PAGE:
HSE flouted “basic data protection rights” by sharing Covid-19 results with employers

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The HSE has ignored people’s “basic data protection rights” by sharing Covid-19 test results with employers before informing the individuals Galway TD Denis Naughten has said, condemning the practice.

Deputy Naughten raised the issue of employers being given Covid-19 test results for their employees before the individuals in question had been informed themselves in the Dáil last week.

Health Minister Simon Harris confirmed this week that this has happened in some instances where there have been clusters of cases.

The HSE announced yesterday that it is suspending the practice of informing employers about their staff’s test results after coming under heavy criticism from the Data Protection Commissioner and Chief Medical Officer Dr Tony Holohan.

Dr Holohan spoke on the matter before the special Oireachtas Committee on the response to Covid-19, calling it a “breach of confidentiality”.

The HSE had said that in some exceptional circumstances an employer would be informed of test results before individuals when it was “essential for the public health good”.

But the Data Protection Commissioner, which began looking into this after receiving numerous complaints, disagreed with that assessment.

The Commissioner has said that while it may necessary to inform employers of positive Covid-19 results, this should only be done after they have first been communicated to the relevant individual.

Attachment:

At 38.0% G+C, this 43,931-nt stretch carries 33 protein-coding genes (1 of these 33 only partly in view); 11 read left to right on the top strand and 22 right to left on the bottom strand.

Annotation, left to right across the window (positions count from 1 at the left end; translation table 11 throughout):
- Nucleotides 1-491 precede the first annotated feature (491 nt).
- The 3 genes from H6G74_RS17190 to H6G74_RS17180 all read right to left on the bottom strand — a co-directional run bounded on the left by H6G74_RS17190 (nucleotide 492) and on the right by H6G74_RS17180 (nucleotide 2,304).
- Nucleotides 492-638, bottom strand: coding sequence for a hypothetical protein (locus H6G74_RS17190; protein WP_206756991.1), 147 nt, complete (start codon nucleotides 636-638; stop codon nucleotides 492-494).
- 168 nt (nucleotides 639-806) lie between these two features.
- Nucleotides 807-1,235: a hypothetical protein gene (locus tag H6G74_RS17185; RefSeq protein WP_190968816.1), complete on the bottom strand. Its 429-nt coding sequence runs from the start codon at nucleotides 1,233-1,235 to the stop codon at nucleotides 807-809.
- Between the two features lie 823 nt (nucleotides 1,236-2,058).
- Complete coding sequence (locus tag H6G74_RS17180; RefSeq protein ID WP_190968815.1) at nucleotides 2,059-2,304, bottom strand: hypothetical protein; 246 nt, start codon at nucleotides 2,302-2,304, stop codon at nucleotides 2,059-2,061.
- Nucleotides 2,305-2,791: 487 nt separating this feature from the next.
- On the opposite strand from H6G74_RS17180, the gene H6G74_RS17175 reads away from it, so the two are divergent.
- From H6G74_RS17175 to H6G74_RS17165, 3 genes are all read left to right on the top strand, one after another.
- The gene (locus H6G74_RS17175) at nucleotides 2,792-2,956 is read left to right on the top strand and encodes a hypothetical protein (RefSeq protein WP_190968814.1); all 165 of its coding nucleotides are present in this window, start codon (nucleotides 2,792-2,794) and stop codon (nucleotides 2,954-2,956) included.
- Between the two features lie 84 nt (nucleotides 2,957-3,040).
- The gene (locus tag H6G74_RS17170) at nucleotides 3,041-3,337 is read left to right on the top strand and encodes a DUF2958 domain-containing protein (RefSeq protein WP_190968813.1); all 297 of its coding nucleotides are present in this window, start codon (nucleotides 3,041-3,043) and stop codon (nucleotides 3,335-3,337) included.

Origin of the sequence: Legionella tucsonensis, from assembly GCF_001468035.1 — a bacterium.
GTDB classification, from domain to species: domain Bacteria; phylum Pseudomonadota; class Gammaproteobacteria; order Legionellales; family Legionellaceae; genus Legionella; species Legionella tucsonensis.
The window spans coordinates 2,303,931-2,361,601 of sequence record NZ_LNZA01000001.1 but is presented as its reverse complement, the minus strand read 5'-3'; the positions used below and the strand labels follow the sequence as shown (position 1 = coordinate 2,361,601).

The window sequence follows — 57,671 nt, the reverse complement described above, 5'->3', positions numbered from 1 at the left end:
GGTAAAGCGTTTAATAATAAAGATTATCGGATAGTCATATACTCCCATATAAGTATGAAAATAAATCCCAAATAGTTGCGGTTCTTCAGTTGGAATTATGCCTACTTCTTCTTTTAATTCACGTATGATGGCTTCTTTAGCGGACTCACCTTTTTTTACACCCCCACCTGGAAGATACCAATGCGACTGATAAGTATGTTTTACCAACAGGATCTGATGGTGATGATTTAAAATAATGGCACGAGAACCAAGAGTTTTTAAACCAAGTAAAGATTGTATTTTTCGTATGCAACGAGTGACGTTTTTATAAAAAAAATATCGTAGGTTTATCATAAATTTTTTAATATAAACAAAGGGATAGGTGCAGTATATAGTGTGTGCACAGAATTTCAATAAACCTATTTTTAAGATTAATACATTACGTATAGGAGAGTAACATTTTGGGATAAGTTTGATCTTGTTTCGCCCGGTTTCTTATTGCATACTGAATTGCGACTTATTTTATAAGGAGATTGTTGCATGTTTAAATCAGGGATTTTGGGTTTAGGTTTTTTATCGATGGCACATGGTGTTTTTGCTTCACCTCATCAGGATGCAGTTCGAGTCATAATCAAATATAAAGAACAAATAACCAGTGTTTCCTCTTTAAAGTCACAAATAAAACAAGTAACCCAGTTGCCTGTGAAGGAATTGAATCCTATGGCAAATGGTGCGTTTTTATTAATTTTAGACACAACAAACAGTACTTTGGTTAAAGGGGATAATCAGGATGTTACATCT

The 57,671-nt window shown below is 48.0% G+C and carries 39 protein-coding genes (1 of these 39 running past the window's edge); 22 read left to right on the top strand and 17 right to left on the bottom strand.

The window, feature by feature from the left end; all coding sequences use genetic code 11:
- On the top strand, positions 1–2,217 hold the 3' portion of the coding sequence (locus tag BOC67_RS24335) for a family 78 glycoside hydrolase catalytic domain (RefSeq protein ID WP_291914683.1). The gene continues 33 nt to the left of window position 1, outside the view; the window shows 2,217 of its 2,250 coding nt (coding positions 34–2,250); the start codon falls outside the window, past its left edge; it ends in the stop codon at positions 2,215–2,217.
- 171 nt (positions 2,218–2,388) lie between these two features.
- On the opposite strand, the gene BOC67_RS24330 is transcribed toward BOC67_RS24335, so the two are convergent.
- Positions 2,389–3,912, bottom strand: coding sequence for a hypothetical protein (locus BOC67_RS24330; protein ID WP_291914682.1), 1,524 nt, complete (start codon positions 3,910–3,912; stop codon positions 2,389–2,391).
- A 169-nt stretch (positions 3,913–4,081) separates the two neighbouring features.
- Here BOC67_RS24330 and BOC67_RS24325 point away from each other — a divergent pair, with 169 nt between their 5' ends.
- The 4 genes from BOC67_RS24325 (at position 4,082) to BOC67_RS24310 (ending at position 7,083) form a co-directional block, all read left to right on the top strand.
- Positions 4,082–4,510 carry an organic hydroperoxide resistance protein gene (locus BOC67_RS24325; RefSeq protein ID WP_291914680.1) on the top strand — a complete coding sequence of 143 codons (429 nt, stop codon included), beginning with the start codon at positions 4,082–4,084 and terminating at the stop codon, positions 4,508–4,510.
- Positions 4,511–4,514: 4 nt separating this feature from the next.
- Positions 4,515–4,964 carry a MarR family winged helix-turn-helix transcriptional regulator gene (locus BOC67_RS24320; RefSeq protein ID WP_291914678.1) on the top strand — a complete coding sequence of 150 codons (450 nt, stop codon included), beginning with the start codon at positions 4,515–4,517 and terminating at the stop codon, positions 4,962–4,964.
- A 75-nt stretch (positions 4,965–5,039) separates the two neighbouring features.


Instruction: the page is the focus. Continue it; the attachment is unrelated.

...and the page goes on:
“But the key question here is why did the HSE blatantly disregard very basic data protection laws regarding medical test results,” Denis Naughten said.

“The suggestion has been that these disclosures were made to overcome a language barrier, but all examples I furnished to Minister Harris related to Irish people because most of the foreign employees are afraid to speak up.”

The Independent TD blamed these decisions on the state of the contact tracing system in Ireland, saying that health officials involved in combating Covid-19 are in an difficult position.

They are either forced to wait, sometimes for weeks he claimed, for the contact tracing system to inform people of their test results, or trying to get information out as quickly as possible to limit the spread of the virus.

“This cannot be tolerated, results should be provided directly to those tested as soon as they become available,” stated Denis Naughten.